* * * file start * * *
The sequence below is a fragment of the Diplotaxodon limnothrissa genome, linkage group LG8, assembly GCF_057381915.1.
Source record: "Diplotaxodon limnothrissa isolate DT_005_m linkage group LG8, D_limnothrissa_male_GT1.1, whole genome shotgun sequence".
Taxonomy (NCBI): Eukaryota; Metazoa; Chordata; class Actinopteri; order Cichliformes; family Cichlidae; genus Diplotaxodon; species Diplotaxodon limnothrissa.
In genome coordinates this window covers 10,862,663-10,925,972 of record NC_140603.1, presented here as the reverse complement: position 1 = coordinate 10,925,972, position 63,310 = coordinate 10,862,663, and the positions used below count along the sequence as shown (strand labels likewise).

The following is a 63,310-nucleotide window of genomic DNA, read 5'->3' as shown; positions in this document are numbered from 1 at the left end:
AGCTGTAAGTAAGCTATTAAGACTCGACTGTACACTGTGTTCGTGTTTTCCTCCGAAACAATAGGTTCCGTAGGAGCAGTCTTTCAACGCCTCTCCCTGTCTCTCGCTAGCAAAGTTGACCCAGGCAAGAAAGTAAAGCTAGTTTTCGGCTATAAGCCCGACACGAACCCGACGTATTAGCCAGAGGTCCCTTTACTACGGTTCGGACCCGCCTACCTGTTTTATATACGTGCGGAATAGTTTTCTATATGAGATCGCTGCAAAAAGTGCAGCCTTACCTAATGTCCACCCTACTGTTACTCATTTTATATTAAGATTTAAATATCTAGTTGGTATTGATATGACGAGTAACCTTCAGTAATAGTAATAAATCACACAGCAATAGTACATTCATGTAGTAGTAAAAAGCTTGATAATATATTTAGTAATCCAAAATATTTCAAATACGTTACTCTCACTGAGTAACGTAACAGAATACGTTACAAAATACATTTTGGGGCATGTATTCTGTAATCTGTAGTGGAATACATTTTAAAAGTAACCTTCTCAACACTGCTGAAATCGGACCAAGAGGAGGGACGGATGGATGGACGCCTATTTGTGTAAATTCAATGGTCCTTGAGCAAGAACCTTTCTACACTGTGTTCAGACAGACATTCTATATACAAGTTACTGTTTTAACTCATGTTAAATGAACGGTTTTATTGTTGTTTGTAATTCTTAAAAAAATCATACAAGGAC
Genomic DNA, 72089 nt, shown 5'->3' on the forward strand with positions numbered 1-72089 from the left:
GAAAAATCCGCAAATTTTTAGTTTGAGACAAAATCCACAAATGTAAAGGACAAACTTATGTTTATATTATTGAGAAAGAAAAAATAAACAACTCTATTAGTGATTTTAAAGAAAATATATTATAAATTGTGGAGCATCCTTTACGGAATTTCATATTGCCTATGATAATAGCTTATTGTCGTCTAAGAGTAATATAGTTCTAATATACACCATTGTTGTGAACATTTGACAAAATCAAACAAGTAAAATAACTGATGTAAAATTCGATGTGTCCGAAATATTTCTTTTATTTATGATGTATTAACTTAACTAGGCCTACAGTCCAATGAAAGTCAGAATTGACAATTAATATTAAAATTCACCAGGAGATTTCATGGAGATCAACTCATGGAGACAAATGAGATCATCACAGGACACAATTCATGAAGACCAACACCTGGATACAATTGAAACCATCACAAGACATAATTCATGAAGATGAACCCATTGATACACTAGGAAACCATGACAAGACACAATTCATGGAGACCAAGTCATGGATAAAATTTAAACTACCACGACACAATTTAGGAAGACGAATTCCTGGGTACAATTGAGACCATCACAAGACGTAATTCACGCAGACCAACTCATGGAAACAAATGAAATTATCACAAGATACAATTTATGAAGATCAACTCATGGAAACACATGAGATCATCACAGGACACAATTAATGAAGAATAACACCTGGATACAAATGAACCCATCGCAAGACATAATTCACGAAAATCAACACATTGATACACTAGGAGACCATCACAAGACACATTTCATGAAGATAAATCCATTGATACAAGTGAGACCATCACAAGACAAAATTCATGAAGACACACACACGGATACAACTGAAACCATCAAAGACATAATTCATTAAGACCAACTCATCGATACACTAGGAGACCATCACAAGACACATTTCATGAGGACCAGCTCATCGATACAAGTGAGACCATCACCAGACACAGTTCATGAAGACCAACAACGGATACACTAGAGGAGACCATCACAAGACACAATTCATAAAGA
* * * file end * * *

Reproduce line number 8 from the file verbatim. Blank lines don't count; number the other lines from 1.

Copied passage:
GAAAAATCCGCAAATTTTTAGTTTGAGACAAAATCCACAAATGTAAAGGACAAACTTATGTTTATATTATTGAGAAAGAAAAAATAAACAACTCTATTAGTGATTTTAAAGAAAATATATTATAAATTGTGGAGCATCCTTTACGGAATTTCATATTGCCTATGATAATAGCTTATTGTCGTCTAAGAGTAATATAGTTCTAATATACACCATTGTTGTGAACATTTGACAAAATCAAACAAGTAAAATAACTGATGTAAAATTCGATGTGTCCGAAATATTTCTTTTATTTATGATGTATTAACTTAACTAGGCCTACAGTCCAATGAAAGTCAGAATTGACAATTAATATTAAAATTCACCAGGAGATTTCATGGAGATCAACTCATGGAGACAAATGAGATCATCACAGGACACAATTCATGAAGACCAACACCTGGATACAATTGAAACCATCACAAGACATAATTCATGAAGATGAACCCATTGATACACTAGGAAACCATGACAAGACACAATTCATGGAGACCAAGTCATGGATAAAATTTAAACTACCACGACACAATTTAGGAAGACGAATTCCTGGGTACAATTGAGACCATCACAAGACGTAATTCACGCAGACCAACTCATGGAAACAAATGAAATTATCACAAGATACAATTTATGAAGATCAACTCATGGAAACACATGAGATCATCACAGGACACAATTAATGAAGAATAACACCTGGATACAAATGAACCCATCGCAAGACATAATTCACGAAAATCAACACATTGATACACTAGGAGACCATCACAAGACACATTTCATGAAGATAAATCCATTGATACAAGTGAGACCATCACAAGACAAAATTCATGAAGACACACACACGGATACAACTGAAACCATCAAAGACATAATTCATTAAGACCAACTCATCGATACACTAGGAGACCATCACAAGACACATTTCATGAGGACCAGCTCATCGATACAAGTGAGACCATCACCAGACACAGTTCATGAAGACCAACAACGGATACACTAGAGGAGACCATCACAAGACACAATTCATAAAGA